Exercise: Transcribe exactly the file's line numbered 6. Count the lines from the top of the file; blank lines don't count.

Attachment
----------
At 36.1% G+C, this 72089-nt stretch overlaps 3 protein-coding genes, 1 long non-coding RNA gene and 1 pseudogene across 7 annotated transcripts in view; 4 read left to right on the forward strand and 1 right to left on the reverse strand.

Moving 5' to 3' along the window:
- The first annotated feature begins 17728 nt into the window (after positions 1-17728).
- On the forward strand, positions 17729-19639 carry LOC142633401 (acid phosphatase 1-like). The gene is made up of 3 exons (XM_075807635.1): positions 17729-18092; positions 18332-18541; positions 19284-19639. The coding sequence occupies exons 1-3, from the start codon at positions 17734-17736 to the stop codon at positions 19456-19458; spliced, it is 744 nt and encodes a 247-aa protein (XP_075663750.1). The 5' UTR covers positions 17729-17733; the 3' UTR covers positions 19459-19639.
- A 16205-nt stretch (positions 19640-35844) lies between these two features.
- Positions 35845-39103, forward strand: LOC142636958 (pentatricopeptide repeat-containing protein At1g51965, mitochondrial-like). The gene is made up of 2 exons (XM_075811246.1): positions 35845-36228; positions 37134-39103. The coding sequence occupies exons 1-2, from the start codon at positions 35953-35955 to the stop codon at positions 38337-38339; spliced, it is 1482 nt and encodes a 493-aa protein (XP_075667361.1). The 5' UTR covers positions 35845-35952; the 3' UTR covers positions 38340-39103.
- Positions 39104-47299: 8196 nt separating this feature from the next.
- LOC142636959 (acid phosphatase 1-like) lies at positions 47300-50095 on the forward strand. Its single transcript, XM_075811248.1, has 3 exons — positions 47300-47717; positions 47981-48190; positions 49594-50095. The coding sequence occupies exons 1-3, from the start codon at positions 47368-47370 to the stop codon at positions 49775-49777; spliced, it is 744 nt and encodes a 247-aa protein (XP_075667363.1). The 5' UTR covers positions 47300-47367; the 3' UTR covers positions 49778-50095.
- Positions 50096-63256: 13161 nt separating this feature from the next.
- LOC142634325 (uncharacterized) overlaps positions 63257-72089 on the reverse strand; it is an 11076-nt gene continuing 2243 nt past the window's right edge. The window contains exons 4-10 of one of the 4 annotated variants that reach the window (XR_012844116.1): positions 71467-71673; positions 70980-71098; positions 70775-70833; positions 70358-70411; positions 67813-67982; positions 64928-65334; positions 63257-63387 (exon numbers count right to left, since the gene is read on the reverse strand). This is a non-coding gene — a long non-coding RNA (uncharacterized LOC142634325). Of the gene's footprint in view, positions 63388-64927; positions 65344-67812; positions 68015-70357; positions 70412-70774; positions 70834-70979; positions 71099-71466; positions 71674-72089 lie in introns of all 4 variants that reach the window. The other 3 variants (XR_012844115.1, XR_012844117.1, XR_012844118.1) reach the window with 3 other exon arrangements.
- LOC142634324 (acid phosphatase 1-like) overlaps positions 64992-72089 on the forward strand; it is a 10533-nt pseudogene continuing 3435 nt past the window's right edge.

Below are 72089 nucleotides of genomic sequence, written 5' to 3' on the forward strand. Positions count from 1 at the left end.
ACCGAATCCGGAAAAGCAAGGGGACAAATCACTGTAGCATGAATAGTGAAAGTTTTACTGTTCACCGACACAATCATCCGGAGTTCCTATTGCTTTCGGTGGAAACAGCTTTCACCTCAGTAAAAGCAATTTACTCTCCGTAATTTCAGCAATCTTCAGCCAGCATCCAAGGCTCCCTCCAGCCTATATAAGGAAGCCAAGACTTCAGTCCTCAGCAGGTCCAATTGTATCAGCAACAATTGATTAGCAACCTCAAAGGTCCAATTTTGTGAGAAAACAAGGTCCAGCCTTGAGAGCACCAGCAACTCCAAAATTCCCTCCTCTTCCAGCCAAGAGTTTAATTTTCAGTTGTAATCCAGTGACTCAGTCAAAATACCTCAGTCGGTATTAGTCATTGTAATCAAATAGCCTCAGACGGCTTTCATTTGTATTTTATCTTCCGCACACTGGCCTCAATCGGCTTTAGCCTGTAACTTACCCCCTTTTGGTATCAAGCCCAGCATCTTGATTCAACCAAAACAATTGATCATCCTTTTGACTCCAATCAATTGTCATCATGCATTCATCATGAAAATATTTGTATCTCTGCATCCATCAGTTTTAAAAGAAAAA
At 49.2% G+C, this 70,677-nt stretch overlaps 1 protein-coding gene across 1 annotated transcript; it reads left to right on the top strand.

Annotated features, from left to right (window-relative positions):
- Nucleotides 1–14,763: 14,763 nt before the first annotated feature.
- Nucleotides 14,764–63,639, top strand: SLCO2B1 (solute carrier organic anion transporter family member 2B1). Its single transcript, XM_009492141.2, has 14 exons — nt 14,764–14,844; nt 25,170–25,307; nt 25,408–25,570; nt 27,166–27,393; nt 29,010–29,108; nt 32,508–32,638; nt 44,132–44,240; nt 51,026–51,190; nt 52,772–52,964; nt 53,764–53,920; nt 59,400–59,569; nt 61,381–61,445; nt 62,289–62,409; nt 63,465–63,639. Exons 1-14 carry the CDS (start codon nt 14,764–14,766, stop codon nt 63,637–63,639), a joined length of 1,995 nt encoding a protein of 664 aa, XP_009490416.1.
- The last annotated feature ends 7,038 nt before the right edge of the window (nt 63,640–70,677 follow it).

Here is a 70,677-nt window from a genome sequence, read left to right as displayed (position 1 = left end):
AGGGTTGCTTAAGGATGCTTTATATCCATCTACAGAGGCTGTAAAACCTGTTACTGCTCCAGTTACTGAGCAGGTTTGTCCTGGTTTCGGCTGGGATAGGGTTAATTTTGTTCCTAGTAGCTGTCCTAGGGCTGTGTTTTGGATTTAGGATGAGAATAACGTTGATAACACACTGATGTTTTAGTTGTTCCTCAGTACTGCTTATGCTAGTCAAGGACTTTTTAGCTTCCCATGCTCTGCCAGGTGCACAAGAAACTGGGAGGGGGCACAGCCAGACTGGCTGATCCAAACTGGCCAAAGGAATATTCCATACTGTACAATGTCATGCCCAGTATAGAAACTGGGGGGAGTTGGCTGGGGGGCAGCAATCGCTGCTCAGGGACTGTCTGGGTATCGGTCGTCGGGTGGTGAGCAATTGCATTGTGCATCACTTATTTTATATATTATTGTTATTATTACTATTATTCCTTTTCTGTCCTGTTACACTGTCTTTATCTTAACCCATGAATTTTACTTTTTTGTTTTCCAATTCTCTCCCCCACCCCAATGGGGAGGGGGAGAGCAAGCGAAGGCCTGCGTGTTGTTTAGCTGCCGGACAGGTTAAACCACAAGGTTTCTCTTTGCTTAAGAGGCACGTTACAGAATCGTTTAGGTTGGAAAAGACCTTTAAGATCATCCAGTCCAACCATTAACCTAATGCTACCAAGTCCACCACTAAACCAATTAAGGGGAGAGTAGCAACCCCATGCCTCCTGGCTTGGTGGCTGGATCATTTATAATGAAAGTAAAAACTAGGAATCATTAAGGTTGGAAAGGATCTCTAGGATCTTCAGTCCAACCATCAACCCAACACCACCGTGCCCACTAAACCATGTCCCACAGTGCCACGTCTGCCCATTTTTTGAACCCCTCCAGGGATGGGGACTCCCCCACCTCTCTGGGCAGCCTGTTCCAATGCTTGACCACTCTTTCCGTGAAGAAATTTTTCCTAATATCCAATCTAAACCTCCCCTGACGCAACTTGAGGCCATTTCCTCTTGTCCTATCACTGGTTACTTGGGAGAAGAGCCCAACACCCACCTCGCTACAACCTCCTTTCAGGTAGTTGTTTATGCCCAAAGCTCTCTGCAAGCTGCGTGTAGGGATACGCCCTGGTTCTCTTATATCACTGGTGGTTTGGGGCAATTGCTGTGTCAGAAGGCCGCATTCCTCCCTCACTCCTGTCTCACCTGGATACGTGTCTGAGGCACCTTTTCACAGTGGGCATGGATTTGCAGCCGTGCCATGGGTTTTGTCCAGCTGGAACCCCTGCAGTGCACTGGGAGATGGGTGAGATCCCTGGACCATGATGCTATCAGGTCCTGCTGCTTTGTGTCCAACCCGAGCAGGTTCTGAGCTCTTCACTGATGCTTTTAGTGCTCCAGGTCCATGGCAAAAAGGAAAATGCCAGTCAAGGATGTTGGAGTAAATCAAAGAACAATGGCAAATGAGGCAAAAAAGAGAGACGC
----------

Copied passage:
- Positions 35845-39103, forward strand: LOC142636958 (pentatricopeptide repeat-containing protein At1g51965, mitochondrial-like). The gene is made up of 2 exons (XM_075811246.1): positions 35845-36228; positions 37134-39103. The coding sequence occupies exons 1-2, from the start codon at positions 35953-35955 to the stop codon at positions 38337-38339; spliced, it is 1482 nt and encodes a 493-aa protein (XP_075667361.1). The 5' UTR covers positions 35845-35952; the 3' UTR covers positions 38340-39103.